THE ARMENIANS will recognise themselves in Kosovo. They understand only too well a world that turns a blind eye to the structured violation of its kind, and then goes further to insult the claims and duty of memory by the manipulation of language, inventing a syntax of denial in the testaments of reality. They will be among the first to assert, and with unassailable truth, that because 1915 was denied, 1939 was made inevitable, and the once unthinkable of 1999 now confronts the conscience of the world in a wearisomely familiar replay. So would the Tutsi of Rwanda, albeit employing different reference points: that because Europe ignored 1994 - at least until much too late, 1999 was made inevitable.
All victim groups guard certain milestones on the road to amnesia, but we do not really have first to be victims, only to cultivate a virtually spontaneous habit of associations, and the warnings they provide. It takes no effort for me, as example, to make one subjective equation: in my mind, Kosovo equals Ogoni. That has an unavoidable immediacy. The assault of the Serbian government on Kosovar writers and intellectuals, scientists and human rights advocates, the callous executions of their most notable figures, immediately bring to mind the gruesome spectacle of the Nigerian writer and activist, Ken Sarowiwa, and his eight companions, dangling from the gallows. The silencing of individual voices, their routine storage as primary matter for elimination is only a symbolic summation of a wider project of mutilation, even annulment, of both culture and heritage, of identity and creativity of which such voices are the most committed exponents.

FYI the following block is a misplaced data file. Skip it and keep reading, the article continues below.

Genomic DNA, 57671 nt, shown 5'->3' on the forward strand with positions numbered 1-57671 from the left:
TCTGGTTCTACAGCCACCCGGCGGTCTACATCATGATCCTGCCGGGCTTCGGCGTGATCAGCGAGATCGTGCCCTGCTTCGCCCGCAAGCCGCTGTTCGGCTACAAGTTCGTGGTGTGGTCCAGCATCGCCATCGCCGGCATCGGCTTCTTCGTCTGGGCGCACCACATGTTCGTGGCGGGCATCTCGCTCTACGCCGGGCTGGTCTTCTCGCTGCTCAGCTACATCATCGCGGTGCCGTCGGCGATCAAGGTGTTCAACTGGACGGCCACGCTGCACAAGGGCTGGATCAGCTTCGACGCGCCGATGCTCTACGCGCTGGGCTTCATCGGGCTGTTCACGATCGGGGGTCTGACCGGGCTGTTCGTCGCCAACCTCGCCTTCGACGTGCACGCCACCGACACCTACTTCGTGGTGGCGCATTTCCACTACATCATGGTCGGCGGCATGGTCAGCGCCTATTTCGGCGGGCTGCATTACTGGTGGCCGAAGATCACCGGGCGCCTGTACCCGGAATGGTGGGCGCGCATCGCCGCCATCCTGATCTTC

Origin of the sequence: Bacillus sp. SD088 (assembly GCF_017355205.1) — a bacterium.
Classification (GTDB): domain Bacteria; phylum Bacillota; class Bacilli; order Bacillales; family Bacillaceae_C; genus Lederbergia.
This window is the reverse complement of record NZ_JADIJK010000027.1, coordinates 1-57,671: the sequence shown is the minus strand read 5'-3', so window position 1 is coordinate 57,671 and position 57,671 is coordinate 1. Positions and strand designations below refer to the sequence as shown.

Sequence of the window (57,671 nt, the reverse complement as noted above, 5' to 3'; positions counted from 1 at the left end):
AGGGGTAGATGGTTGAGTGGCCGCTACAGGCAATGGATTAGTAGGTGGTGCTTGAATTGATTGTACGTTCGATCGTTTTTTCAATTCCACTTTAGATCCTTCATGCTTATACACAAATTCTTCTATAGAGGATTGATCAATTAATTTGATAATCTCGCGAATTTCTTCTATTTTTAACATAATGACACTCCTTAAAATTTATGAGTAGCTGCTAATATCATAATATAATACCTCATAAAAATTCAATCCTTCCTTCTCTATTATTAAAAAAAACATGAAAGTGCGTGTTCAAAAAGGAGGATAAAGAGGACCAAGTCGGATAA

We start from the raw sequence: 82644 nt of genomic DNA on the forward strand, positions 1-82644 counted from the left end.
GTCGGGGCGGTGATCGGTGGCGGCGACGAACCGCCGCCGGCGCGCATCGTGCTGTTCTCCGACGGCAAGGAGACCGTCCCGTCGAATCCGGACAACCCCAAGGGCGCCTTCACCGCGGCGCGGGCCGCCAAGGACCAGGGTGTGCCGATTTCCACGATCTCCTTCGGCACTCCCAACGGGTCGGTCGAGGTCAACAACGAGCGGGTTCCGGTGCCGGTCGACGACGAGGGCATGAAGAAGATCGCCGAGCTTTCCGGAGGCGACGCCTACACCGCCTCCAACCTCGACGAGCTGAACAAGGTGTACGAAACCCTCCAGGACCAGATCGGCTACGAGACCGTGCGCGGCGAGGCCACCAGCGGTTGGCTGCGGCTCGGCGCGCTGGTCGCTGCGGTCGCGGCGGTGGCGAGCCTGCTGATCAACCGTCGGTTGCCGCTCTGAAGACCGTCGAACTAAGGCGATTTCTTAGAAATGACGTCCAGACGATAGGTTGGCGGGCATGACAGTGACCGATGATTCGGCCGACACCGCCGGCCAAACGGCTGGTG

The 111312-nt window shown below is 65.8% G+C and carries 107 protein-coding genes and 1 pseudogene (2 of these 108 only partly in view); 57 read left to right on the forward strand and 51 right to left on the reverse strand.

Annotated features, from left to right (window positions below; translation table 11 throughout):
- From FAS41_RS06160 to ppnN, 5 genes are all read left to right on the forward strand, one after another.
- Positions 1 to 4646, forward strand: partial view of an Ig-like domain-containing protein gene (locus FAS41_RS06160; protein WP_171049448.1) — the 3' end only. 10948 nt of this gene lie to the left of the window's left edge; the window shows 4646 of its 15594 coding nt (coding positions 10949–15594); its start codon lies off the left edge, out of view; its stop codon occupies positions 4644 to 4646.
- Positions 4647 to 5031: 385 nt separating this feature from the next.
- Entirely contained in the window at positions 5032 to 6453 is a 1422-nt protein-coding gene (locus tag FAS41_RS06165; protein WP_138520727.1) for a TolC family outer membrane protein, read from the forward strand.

Outside one's personal immediacies, Kosovo also equates the Sudan, where a brutal, intolerant regime has waged similar war against a defiant culture and identity for more than two decades, attempting to cleanse what it considers the stronghold of impurities in religious and cultural doctrines that define the self-perception of one section in opposition to another. Kosovo, with the marked difference in organisation, systematic planning and focussed goals, also equates Sierra Leone. The violence against the Sierra Leonian populace by a so-called rebel movement is mind-boggling in its repudiation of all civilised modes of conduct, and its largely undiscriminating mayhem. …